Dehumanization: New approaches to understanding the politics of human nature

Wednesday, April 6, 2016 - 1:00pm to Friday, April 8, 2016 - 1:45pm

Dehumanization: New approaches to understanding the politics of human nature

The international and interdisciplinary conference "Dehumanization: New approaches to understanding the politics of human nature" brings historians, scientists, philosophers and artists together in order to discuss the phenomenon of dehumanization. The need for such an interdisciplinary setting arises since scientific literature on dehumanization ignores by and large philosophical debates on human nature and essences; at the same time, philosophical literature on the concept of human nature (and the underpinning essentialism) by and large ignores scientific dehumanization studies (even if dehumanization is mentioned as an issue). If the two are brought together, tensions become visible. Both areas rarely consult historical literature on ‘human nature,’ ‘essence’ and actual historical cases of dehumanization in science, society and art. Finally, artists often address the issue in their works and try to rehumanize people through art.

The conference is meant as a first step to bring the four perspectives – the historical, the scientific, the philosophical and the artistic – into a constructive dialogue. Historically the conference will concentrate on the modern era. At issue will be whether and how one guiding categorical divide – animal/human – has been conceptually and socially traversed and used to dehumanize or rehumanize people in science, society and art from roughly the 18th century onwards.

Abstracts as well as the program are available for download at the bottom of the page.

The conference report is available here.
For the conference photos visit our Flickr site.
Watch our Dehumanization slam poetry art performance on Youtube.


Wednesday, April 06
Contexts of dehumanization


Welcome - Maria Kronfeldner (Central European University) and András Mink (Vera and Donald Blinken Open Society Archive)

Introduction – Maria Kronfeldner (Central European University)


18th Century and the Concept of ‘Wild’ in Europe – Carla Lessing, National University of Ireland


Philosophical Anthropology in Nazi Germany – Johannes Steizinger, University of Vienna

coffee break


The Human Beast: the American Search for Human Nature during the Cold War – Erika Milam, Princeton University


Attempts to Make Dehumanization Visible – Lukas Einsele, Lucerne University of Applied Sciences and Arts

snack break (for speakers and local contributors only)


Film “Enjoy Poverty” (90min) by Renzo Martens, followed by discussion with Irina Botea, artist in residence, IAS-CEU, and Lukas Einsele, Lucerne University of Applied Sciences and Arts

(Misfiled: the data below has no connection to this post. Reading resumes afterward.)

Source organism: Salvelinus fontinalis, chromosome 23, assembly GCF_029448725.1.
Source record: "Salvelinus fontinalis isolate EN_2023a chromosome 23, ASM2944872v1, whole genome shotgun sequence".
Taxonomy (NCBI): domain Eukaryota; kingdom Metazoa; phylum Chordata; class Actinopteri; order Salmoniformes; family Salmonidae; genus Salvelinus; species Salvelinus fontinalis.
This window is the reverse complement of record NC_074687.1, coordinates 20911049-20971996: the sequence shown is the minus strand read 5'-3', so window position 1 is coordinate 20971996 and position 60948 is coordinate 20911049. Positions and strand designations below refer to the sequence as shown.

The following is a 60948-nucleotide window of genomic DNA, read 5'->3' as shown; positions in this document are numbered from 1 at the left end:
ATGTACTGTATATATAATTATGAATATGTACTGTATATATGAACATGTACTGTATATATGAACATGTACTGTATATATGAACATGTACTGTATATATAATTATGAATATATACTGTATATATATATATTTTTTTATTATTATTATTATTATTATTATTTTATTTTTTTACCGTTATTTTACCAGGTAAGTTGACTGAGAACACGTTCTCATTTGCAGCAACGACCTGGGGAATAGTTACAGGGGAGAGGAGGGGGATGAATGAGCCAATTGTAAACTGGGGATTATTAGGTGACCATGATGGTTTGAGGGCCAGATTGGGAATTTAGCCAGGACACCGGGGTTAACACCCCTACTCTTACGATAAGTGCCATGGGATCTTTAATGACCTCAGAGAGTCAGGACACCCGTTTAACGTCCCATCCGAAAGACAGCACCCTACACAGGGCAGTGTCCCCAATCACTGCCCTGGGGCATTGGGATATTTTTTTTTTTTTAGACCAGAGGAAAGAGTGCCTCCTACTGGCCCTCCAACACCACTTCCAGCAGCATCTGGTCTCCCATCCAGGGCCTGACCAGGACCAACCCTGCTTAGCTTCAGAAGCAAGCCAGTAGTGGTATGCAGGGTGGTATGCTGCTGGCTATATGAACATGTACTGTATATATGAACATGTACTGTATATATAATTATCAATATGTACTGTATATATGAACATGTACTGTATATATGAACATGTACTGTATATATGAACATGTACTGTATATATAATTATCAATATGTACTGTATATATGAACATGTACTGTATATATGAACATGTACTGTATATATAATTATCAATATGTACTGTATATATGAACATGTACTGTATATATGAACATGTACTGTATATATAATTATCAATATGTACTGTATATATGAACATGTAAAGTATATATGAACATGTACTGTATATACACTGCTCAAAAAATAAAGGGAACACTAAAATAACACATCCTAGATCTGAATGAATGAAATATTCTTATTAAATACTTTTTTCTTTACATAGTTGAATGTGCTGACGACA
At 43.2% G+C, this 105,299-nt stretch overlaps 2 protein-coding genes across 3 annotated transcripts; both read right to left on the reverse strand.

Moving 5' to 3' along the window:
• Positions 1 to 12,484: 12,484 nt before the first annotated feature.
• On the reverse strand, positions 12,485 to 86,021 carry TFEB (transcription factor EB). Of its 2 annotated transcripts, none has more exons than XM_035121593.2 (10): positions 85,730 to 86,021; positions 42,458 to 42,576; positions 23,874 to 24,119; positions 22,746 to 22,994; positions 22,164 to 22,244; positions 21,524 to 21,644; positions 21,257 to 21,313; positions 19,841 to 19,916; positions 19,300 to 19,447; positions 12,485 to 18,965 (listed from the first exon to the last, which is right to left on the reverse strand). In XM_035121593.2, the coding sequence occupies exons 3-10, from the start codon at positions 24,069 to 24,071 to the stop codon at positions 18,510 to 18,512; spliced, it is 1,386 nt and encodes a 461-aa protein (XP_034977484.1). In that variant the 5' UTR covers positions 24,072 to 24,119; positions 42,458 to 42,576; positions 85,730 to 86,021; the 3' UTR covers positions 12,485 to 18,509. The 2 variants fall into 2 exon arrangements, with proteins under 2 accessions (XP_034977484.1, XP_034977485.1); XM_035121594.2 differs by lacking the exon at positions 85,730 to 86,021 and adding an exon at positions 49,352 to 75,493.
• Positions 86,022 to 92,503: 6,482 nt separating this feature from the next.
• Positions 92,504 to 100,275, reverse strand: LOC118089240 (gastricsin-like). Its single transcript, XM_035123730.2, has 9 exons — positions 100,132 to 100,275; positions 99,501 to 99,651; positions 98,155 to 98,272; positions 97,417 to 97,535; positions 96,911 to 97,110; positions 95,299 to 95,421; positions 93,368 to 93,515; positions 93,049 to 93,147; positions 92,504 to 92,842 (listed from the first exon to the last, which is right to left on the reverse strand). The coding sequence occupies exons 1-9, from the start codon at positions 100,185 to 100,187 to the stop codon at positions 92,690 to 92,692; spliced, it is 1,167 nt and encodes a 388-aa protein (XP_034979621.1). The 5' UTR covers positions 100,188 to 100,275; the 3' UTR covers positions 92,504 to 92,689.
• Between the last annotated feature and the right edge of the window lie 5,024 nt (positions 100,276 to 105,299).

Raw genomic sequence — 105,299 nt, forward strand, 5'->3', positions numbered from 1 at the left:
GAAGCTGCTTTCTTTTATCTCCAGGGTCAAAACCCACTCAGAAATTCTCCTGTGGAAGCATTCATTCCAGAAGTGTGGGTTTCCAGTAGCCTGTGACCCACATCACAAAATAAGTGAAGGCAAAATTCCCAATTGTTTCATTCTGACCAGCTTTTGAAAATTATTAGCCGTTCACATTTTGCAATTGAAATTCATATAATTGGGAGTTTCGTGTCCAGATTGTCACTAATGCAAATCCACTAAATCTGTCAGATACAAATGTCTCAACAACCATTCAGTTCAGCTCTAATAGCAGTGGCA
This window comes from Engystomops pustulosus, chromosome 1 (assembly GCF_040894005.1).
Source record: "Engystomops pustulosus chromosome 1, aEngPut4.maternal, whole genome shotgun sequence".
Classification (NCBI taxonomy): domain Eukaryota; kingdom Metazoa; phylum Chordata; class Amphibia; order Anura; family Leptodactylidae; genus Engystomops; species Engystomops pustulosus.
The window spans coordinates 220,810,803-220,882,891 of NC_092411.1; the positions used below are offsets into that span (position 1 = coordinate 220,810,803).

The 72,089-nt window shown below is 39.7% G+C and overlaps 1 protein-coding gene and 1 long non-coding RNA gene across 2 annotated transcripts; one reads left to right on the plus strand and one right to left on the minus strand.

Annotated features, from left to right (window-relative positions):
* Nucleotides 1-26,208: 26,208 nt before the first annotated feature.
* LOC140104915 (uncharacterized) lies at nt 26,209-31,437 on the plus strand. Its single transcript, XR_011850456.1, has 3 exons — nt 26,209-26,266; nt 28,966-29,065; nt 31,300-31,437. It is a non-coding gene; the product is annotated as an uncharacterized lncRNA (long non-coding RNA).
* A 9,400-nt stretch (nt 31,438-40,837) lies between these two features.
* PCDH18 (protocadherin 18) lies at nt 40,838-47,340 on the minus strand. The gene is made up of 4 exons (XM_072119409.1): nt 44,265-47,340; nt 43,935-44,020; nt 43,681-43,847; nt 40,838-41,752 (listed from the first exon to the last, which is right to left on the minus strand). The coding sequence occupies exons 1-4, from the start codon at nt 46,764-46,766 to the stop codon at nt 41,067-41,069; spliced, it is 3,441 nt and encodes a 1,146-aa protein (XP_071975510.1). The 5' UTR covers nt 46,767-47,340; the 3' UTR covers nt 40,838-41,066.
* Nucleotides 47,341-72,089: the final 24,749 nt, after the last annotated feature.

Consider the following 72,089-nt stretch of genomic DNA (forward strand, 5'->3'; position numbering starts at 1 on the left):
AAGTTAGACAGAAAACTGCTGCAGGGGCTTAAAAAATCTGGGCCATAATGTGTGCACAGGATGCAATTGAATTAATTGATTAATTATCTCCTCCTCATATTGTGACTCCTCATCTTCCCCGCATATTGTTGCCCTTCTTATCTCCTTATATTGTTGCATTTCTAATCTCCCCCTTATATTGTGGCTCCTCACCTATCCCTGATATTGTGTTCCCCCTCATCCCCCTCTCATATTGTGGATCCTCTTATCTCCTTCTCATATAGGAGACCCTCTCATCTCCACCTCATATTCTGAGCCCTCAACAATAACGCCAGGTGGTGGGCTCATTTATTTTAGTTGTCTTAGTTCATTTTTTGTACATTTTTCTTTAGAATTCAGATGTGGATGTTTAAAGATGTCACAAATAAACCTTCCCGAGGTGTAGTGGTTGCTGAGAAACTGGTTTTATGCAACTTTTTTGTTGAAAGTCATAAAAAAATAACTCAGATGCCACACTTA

Thursday, Apr 07
Contexts of dehumanization


Human Aliens on Display: 1850-1940 – Guido Abbattista, University of Trieste


De Jure Dignity and De Facto Dehumanization of Asylum Seekers – Magdalena Smieszek, Central European University

coffee break


Hate Crime and Hate Speech as Forms of Dehumanization – Gerald Posselt, University of Vienna


General discussion on contexts of dehumanization (with comments by local contributors: Laszlo Kontler (history) and Andres Moles (political sciences/philosophy)

lunch break

The social psychology of dehumanization


Varieties of Dehumanization: A Psychological Overview – Nick Haslam, University of Melbourne


Objectification: Determinants and Measurements – Friederike Eyssel, Bielefeld University

coffee break


The Automatic Dehumanization of Refugees: Causes and Consequences – Victoria Esses, University of Western Ontario


Dehumanization and Moral Standing – Edouard Machery, University of Pittsburgh


General discussion on the science of dehumanization (with comments from local contributors Prem Rajaram (anthropology) and and Hyaesin Yoon (gender studies)

conference dinner

Friday, Apr 08
Debating conceptual intricacies


Appraisal of People as Dehumanization – Eyja M. Brynjarsdóttir and Gunnar Sigvaldason, University of Iceland


Dehumanisation as the Wrong of Social Injustice – Mari Mikkola, Humboldt University

coffee break


Metaphysical Boundary Policing – David Livingstone Smith, University of New England


General Discussion on Conceptual Intricacies (with comments by local contributor Andres Moles (political sciences/philosophy) and Simon Rippon (philosophy)


Summary and Outlook: Art Slam on Dehumanization – Peter Molnar (media and communication) and a Map for the Future Directions towards Understanding Dehumanization – Maria Kronfeldner

The conference is organized by Maria Kronfeldner (Philosophy, Central European University), part of the project ToPHSS, financed by the CEU Humanities Initiative, by the CEU Conference and Academic Event Fund, hosted and also financed by the Vera and Donald Blinken Open Society Archives (OSA).